At a time when the United States is condemning the potential for nuclear arms development in North Korea and Iran, the University of California continues its cozy relationship with nuclear weapons manufacturers.
Just this month the Department of Energy selected the Lawrence Livermore National Laboratory (LLNL) to research and design a new nuclear warhead that can be capped on old missiles. The lab, run by the UC system, won the contract over two other labs, the Sandia National Labs and the Los Alamos National Laboratories (LANL), the latter of which is also UC-managed. The award was given to LLNL because it submitted a conservative design that does not require nuclear testing—an ecological threat that the Clinton administration banned.
The issue hits close to home. Why are two of the three national laboratories competing to revamp the production of nuclear warheads connected to the UC? The LLNL is fully controlled by the UC system, while the LANL is run by the UC in conjunction with several other companies.
While student funds do not go towards weapons manufacturing, this commitment by the UC represents the militarization of our university and our public life. What is to stop violence in classrooms and on campuses if the university continues to create the means of the most wretched and wicked violence on Earth? Nuclear weapons don’t offer scientists an insight into life—they offer our military the ability to blow foreigners to smithereens.
It is hypocritical and irresponsible to expect peace on our campuses if our institutions internally create the means for violence and warfare. A quest for learning and knowledge is important, but educational systems should lead to the means of peace and prosperity and impede national killing—not promote it.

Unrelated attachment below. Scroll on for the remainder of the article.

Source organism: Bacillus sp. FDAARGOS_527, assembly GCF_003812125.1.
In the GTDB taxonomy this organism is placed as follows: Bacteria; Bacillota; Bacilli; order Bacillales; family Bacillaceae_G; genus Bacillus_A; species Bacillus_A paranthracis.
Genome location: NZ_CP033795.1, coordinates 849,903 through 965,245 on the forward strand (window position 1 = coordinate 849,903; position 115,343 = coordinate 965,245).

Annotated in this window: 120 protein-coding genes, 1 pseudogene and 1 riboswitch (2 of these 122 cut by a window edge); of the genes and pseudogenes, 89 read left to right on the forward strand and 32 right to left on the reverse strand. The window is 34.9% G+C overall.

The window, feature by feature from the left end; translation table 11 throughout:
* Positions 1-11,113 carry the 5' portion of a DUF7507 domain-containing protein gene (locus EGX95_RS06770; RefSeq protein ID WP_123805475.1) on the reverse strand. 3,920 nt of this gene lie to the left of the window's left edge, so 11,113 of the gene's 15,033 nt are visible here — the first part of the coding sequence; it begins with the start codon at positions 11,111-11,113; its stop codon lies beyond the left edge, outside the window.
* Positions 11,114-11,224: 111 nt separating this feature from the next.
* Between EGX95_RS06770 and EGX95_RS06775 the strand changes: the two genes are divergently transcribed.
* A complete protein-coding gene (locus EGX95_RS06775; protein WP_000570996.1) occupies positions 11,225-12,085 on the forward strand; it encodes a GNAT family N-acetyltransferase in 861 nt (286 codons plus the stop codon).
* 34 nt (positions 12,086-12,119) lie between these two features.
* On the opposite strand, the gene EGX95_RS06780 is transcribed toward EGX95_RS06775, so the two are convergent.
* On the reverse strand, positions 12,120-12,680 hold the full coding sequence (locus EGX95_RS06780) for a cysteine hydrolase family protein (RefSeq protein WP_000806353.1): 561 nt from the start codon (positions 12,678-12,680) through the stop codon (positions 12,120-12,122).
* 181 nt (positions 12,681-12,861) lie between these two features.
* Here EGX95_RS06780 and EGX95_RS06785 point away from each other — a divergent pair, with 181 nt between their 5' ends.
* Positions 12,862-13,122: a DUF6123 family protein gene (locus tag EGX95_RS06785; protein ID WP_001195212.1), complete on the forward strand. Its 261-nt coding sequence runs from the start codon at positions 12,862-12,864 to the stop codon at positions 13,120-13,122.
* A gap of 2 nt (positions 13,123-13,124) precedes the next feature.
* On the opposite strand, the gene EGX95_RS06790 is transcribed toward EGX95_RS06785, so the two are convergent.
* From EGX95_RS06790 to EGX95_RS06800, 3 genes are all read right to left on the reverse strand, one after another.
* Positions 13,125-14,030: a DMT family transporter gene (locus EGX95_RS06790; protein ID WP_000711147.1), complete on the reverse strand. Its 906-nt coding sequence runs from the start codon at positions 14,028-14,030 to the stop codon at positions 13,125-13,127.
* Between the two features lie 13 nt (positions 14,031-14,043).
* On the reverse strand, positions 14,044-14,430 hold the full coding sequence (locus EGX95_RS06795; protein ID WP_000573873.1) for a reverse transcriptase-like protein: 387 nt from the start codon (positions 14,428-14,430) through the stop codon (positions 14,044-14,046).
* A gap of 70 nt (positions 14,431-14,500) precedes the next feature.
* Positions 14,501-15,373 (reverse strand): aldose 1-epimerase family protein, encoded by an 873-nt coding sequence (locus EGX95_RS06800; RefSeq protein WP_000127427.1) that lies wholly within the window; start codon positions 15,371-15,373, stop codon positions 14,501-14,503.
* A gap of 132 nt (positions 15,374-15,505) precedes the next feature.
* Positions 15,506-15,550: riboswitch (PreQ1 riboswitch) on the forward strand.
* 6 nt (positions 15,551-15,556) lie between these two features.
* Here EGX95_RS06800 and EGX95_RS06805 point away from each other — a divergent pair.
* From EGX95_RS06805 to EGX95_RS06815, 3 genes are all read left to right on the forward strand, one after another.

Beyond the inherent contradictions of the UC involvement in arms manufacturing, it is further hypocritical for the United States to begin planning and building nuclear weapons, while nearly starting wars with other nations for doing the same.
If we truly want to stop the proliferation of these destructive arms, we would stop proliferating them ourselves. It is inappropriate and irrational to build these weapons and not expect that other nations will follow suit, upping their arsenal and contributing to the creation of a neo-Cold War era arms race.
The UC system has been involved with the development and proliferation of nuclear weapons since its beginning. UC Berkeley employee Ernest Orlando Lawrence led the early stages of the Manhattan Project, which constructed the first nuclear weapon. This research and development happened at LANL, previously known as Site Y. The UC system developed and raised nuclear weapons and thus is directly responsible for opening the door for the Cold War and the perpetual threat of fallout.
This latest deal with the Lawrence Livermore Lab continues that hidden tradition, as the campus community often overlooks this reality.
But at the same time, some students and faculty have dedicated themselves to exposing this truth through voicing opposition to the UC’s involvement in these programs. At the Regents protest last October, students demanded a cessation of weapons manufacturing within the UC.
To the dismay of many, this current contract just continues the trend of the UC system’s involvement with weapons of mass destruction. And the victory over LANLS pushes research fully on the shoulders of the UC, increasing the responsibility that had been shared by other corporations.
It seems ironic that in kindergarten they teach you to be peaceful, but in the university they teach you to kill your enemies, emit carcinogenic radiation into the atmosphere and local environment and inflict innumerable suffering on countless living beings.